The right pressure is the one that works the best for you with your airbrush and paint. Some airbrushes need more than others. Bottom fed airbrushes generally need a little more than the gravity fed type. External mix airbrushes usually need more than internal mix. Thicker paint needs more to spray well. Detail work is usually easier with lower pressure than needed for general coverage. It doesn't matter what the gauge says if you adjust pressure to get the output you want. It could range from 8 to 40psi. Once you determine the sweet spot for you, the gauge makes a handy reference, whether you set it with trigger up or trigger down. For my Badger 155 with a 1/4oz. cup and paint thinned the way I like it, somewhere around 15psi works for me.
There is only one o-ring in the VL, and that's in the air valve. If it's the old style, it's part number A52. The new style air valve gets part number A53. Have a look at this diagram. There is a packing nut, but that's not likely to be your problem.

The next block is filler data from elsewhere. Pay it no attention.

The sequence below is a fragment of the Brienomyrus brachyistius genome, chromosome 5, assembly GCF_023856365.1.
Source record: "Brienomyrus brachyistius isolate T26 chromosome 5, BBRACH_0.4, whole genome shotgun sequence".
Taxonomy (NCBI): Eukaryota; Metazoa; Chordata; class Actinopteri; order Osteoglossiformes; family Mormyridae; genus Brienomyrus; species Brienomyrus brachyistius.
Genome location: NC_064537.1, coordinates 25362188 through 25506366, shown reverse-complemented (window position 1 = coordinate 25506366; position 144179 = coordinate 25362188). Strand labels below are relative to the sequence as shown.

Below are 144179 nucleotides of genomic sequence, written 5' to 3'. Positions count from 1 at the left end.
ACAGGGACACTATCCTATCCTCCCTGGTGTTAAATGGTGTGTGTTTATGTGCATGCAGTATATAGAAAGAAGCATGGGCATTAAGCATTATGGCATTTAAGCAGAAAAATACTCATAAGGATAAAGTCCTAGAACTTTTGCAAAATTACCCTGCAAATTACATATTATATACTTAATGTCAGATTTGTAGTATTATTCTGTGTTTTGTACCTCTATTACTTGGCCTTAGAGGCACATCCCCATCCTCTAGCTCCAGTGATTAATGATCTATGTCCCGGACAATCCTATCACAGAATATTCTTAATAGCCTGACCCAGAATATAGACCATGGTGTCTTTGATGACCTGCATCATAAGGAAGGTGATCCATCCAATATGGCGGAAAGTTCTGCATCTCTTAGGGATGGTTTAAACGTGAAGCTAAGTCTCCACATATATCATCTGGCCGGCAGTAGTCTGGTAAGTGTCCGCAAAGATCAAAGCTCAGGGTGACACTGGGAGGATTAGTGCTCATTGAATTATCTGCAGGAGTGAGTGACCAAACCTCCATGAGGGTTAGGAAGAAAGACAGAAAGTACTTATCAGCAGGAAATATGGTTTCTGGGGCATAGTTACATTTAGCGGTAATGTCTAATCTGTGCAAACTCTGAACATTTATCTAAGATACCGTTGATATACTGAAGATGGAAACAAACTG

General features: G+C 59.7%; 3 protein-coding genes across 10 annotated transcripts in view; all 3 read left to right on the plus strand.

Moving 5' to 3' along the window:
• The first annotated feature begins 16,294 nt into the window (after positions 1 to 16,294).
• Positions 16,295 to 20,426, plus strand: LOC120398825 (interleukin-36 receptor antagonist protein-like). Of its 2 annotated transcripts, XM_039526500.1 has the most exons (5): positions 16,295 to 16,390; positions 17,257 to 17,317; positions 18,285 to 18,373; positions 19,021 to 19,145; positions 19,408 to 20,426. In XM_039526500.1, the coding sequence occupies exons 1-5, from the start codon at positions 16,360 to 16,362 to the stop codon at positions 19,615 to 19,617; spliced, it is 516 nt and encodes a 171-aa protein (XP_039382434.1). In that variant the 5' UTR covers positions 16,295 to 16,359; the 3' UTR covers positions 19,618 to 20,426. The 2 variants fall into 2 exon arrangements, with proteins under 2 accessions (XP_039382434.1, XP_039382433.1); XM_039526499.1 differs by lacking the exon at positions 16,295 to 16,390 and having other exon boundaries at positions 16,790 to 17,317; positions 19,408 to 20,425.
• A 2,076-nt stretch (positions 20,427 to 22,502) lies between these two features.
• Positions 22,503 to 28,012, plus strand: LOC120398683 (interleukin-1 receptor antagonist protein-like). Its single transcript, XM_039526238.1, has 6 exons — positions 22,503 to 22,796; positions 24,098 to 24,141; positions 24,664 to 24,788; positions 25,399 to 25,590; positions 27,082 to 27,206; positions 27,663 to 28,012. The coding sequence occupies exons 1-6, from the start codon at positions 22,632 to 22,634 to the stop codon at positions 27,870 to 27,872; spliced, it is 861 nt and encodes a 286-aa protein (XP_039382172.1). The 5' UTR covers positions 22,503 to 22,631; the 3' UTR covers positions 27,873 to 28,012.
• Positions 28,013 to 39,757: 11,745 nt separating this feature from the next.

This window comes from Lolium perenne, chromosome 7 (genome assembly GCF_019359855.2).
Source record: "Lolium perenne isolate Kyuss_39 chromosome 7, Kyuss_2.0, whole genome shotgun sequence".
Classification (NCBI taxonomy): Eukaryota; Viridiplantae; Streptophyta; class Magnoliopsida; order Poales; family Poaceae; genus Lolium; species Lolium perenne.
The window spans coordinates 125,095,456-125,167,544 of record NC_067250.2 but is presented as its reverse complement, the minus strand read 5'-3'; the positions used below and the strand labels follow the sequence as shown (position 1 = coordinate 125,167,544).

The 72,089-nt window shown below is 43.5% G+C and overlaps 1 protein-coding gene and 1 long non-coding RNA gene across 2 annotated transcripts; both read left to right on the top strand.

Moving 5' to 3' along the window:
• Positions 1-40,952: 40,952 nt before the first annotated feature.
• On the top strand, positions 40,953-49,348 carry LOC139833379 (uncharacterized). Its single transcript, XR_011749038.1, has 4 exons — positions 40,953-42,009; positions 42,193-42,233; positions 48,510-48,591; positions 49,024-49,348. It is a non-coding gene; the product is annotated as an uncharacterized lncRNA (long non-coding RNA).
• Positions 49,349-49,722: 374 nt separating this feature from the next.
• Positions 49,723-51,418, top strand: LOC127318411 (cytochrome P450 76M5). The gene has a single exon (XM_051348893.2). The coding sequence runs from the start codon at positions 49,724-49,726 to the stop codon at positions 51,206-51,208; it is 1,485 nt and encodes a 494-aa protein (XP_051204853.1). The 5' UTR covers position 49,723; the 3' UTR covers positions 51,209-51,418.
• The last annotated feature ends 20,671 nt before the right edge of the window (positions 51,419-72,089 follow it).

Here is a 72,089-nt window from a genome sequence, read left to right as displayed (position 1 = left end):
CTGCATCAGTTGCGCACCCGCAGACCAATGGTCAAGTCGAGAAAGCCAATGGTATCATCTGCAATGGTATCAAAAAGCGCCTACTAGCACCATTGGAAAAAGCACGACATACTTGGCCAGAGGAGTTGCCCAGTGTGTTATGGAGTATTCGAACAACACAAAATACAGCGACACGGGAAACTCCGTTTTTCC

If you can spray OK with the #1 nozzle, but not the larger sizes, I think your compressor is tired. The seals do wear out.
A little air leak at airbrush joints is normal. It can usually be stopped with a little bees wax or Chapstick on the threads.
My guess is the dirty needles are a large part of your problem. Wet sanding is a last resort. Try cleaning them with lacquer thinner or acetone. Judging by the needles, the nozzles are also probably filthy. Soak them in acetone or lacquer thinner and swab with cotton on a whittled down toothpick. Hold them up to a light and look in the large end. You should see nothing but shiny metal. Match the nozzle to the head by comparing the size of the openings. Number 1 is the smallest and 5 the largest. Check the needles for burrs on the end and the nozzles for tiny cracks.
Don't let solvent get in the air valve. If you are getting air all the time, the air valve may be stuck open or the tiny o-ring inside damaged. If you take it apart, be careful not to lose the tiny components.